The example shows off most of the functions currently implemented and should look like this:

image.thumb.png.0fd101480e19a3664aeb94f4c7a689ed.png

Let me know if anything is unclear ( there are probably things that needs to be rewritten or clarified)

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3 hours ago, JimmyDansbo said:

I have come a bit further. The generic library is functional although it does not have too many functions yet.

I spent all of the evening yesterday trying to write some documentation and hopefully it is understandable.

Have a look at https://github.com/JimmyDansbo/vtuilib/blob/main/VTUIlib-generic.md

You can also look at the examples and download the binary here: https://github.com/JimmyDansbo/vtuilib/tree/main/VTUIlib-generic

The example shows off most of the functions currently implemented and should look like this:

image.thumb.png.0fd101480e19a3664aeb94f4c7a689ed.png

Let me know if anything is unclear ( there are probably things that needs to be rewritten or clarified)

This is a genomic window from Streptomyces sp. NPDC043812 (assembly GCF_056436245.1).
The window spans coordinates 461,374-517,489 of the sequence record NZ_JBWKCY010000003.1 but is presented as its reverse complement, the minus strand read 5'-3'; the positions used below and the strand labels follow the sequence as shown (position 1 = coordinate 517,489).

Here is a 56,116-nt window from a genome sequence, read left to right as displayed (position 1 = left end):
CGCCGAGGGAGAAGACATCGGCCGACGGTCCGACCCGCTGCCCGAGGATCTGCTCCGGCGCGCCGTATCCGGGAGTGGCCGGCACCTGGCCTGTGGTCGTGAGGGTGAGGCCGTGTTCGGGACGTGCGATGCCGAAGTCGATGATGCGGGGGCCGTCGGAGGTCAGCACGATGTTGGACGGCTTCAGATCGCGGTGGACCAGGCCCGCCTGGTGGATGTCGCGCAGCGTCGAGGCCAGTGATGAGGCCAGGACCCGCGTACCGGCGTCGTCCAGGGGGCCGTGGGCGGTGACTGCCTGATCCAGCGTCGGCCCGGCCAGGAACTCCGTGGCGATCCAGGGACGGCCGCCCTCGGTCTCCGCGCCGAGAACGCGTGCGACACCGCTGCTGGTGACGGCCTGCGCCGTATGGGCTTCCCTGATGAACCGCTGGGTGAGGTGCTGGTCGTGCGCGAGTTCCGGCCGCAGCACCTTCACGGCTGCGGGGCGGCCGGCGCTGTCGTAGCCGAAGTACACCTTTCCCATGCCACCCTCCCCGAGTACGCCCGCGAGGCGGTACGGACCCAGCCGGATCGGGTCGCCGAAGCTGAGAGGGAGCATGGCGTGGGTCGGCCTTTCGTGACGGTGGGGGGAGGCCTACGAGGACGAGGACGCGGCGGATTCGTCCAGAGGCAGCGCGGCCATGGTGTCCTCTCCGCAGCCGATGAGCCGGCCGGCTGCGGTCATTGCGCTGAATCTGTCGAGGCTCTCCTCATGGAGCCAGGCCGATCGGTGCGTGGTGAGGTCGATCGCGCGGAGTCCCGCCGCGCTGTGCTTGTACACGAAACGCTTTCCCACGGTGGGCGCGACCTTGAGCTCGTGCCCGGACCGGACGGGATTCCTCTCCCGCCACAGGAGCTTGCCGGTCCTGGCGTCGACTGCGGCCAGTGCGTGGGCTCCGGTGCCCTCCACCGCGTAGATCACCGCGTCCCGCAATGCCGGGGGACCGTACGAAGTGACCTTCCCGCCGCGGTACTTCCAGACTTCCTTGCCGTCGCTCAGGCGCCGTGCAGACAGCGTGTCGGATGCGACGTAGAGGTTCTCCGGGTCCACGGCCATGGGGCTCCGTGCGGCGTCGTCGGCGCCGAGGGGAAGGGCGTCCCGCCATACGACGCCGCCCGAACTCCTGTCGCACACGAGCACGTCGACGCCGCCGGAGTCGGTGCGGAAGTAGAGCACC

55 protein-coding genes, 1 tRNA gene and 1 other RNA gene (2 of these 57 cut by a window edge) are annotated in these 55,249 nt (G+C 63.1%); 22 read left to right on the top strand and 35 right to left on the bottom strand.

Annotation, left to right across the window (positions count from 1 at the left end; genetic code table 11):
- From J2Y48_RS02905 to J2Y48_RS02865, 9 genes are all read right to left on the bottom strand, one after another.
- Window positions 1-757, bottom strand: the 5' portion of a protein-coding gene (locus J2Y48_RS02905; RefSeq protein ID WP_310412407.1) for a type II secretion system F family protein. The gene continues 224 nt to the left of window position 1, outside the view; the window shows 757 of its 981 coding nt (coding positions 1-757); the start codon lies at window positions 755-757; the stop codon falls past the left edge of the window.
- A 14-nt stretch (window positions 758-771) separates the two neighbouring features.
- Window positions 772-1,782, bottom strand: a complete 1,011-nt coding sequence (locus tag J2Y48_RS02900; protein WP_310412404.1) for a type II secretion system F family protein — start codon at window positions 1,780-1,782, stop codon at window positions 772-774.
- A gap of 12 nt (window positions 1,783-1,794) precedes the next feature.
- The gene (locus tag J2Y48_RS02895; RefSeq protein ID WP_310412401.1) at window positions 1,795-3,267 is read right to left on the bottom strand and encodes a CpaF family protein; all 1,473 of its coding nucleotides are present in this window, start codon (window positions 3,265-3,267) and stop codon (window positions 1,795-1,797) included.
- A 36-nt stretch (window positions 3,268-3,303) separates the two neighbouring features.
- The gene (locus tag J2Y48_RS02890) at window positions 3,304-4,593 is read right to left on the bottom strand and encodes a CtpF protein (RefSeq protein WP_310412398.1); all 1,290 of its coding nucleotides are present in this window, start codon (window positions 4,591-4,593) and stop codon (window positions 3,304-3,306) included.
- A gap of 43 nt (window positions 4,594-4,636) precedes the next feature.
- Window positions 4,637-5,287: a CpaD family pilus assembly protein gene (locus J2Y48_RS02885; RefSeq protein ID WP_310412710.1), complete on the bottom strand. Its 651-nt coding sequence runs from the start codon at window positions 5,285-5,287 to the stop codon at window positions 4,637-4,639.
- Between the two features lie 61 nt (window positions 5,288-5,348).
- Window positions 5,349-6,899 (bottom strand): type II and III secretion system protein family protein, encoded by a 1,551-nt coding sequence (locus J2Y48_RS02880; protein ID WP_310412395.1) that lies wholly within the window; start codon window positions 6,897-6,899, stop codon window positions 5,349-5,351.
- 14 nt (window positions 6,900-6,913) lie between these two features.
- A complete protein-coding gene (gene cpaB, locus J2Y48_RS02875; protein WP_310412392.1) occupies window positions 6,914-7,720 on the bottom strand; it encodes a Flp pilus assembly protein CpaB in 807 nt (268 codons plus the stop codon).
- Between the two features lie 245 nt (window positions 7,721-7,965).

This is looking nice 👌 

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I think I have reached a point where I have the Generic VTUI light-library finished. I have managed to fit the functions I initially wanted into 1KB so it can be loaded into golden RAM.

The functions included are:

  • initialize - Initialize the jumptable at the beginning of the library to make it easy to call the rest of the functions
  • screen_set - Set the screen to 40x30 or 80x60 or toggle between the two
  • clear - Clear the screen with a specified color
  • set_stride - Set the VERA stride value
  • set_decr - Set or reset the VERA decrement bit
  • gotoxy - Point VERA memory to specific coordinates on screen
  • plot_char - Put a screencode character and color code on screen at the current VERA address
  • scan_char - Read a screencode character and color code from screen at current VERA address
  • hline - Draw a horizontal line
  • vline - Draw a vertical line
  • print_str - Convert and print a 0-terminated PETSCII string to screen at current VERA address
  • fill_box - Create a filled box